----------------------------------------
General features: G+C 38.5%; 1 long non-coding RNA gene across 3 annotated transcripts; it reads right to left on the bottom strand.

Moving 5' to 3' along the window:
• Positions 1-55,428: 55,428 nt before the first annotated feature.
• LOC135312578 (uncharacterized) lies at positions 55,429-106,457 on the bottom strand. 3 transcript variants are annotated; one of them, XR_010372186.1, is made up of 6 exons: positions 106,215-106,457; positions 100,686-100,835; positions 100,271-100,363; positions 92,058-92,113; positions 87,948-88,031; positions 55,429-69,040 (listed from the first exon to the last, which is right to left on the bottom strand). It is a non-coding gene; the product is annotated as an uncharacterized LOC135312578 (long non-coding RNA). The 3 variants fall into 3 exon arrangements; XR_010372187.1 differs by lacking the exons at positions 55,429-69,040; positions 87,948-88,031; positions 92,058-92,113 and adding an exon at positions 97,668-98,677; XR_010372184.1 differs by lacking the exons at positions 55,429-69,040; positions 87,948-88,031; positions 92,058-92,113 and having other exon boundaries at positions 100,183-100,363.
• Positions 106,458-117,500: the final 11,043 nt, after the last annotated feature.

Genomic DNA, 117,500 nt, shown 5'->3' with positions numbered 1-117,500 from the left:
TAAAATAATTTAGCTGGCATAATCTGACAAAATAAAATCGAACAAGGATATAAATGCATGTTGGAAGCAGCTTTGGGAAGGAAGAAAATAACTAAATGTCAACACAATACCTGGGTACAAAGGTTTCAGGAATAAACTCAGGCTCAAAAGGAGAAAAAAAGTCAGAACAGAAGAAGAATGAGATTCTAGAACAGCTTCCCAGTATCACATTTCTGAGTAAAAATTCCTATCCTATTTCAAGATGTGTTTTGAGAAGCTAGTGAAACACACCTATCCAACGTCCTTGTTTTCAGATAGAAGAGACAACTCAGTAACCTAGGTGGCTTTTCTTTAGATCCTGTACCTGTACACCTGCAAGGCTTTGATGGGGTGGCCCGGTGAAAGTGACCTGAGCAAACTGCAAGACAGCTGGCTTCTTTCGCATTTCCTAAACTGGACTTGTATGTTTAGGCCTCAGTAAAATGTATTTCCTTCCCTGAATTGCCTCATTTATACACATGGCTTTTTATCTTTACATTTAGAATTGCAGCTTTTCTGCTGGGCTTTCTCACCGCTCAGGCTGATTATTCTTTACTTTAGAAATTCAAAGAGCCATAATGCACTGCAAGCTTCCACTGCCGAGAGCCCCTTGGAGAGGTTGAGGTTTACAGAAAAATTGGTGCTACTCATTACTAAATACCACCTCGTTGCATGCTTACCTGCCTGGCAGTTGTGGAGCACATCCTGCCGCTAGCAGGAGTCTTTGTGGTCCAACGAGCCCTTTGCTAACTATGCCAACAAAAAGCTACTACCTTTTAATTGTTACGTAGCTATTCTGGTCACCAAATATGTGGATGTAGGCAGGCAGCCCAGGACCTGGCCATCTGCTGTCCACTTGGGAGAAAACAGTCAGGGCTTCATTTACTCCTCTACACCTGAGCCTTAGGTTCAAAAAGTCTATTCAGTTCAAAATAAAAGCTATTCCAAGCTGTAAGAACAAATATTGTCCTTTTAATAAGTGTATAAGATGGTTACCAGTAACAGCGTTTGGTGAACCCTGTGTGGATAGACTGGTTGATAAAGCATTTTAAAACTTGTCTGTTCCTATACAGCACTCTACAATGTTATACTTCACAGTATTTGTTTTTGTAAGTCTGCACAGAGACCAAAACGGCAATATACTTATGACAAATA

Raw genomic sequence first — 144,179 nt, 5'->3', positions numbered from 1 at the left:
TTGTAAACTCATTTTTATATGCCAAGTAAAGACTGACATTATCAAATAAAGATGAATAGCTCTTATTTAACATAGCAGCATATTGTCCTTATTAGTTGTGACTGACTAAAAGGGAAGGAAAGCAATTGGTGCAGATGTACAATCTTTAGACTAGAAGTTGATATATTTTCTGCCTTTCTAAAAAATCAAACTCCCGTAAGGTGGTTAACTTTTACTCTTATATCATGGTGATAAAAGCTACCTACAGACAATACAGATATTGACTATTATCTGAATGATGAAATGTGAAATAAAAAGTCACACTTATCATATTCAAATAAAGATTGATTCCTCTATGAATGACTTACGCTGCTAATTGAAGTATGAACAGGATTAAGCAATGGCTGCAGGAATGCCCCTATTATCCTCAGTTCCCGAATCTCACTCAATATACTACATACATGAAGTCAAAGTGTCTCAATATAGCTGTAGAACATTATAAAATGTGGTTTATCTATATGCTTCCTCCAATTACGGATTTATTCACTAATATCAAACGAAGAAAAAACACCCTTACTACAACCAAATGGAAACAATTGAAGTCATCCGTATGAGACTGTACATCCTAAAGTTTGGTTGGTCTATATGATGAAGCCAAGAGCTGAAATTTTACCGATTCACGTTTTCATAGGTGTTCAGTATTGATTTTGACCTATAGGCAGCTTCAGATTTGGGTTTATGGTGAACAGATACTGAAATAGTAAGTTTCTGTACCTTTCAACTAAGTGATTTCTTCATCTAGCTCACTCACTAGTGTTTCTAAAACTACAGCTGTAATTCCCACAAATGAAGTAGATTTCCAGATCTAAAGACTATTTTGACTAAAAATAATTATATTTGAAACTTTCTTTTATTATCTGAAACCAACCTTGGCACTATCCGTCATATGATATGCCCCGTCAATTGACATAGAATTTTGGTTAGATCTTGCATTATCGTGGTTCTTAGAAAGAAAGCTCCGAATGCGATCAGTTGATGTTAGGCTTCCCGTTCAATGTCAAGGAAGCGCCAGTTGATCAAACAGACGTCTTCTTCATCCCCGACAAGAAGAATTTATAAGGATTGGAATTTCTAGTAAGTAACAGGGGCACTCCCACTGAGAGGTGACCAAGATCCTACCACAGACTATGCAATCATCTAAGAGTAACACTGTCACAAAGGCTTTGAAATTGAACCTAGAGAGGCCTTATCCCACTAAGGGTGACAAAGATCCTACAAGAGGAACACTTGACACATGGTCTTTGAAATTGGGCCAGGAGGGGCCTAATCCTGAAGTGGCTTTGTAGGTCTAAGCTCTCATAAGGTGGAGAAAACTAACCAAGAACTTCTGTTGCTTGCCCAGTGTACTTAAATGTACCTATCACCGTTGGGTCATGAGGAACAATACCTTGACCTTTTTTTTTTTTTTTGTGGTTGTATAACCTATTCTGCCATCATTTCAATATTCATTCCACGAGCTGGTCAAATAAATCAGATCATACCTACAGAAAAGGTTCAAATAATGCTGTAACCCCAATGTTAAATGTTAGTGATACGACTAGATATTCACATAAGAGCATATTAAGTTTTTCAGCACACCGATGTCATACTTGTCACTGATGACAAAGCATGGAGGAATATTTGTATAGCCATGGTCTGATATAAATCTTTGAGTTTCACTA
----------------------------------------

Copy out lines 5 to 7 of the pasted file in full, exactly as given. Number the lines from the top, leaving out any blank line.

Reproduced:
• Positions 106,458-117,500: the final 11,043 nt, after the last annotated feature.

Genomic DNA, 117,500 nt, shown 5'->3' with positions numbered 1-117,500 from the left:
TAAAATAATTTAGCTGGCATAATCTGACAAAATAAAATCGAACAAGGATATAAATGCATGTTGGAAGCAGCTTTGGGAAGGAAGAAAATAACTAAATGTCAACACAATACCTGGGTACAAAGGTTTCAGGAATAAACTCAGGCTCAAAAGGAGAAAAAAAGTCAGAACAGAAGAAGAATGAGATTCTAGAACAGCTTCCCAGTATCACATTTCTGAGTAAAAATTCCTATCCTATTTCAAGATGTGTTTTGAGAAGCTAGTGAAACACACCTATCCAACGTCCTTGTTTTCAGATAGAAGAGACAACTCAGTAACCTAGGTGGCTTTTCTTTAGATCCTGTACCTGTACACCTGCAAGGCTTTGATGGGGTGGCCCGGTGAAAGTGACCTGAGCAAACTGCAAGACAGCTGGCTTCTTTCGCATTTCCTAAACTGGACTTGTATGTTTAGGCCTCAGTAAAATGTATTTCCTTCCCTGAATTGCCTCATTTATACACATGGCTTTTTATCTTTACATTTAGAATTGCAGCTTTTCTGCTGGGCTTTCTCACCGCTCAGGCTGATTATTCTTTACTTTAGAAATTCAAAGAGCCATAATGCACTGCAAGCTTCCACTGCCGAGAGCCCCTTGGAGAGGTTGAGGTTTACAGAAAAATTGGTGCTACTCATTACTAAATACCACCTCGTTGCATGCTTACCTGCCTGGCAGTTGTGGAGCACATCCTGCCGCTAGCAGGAGTCTTTGTGGTCCAACGAGCCCTTTGCTAACTATGCCAACAAAAAGCTACTACCTTTTAATTGTTACGTAGCTATTCTGGTCACCAAATATGTGGATGTAGGCAGGCAGCCCAGGACCTGGCCATCTGCTGTCCACTTGGGAGAAAACAGTCAGGGCTTCATTTACTCCTCTACACCTGAGCCTTAGGTTCAAAAAGTCTATTCAGTTCAAAATAAAAGCTATTCCAAGCTGTAAGAACAAATATTGTCCTTTTAATAAGTGTATAAGATGGTTACCAGTAACAGCGTTTGGTGAACCCTGTGTGGATAGACTGGTTGATAAAGCATTTTAAAACTTGTCTGTTCCTATACAGCACTCTACAATGTTATACTTCACAGTATTTGTTTTTGTAAGTCTGCACAGAGACCAAAACGGCAATATACTTATGACAAATA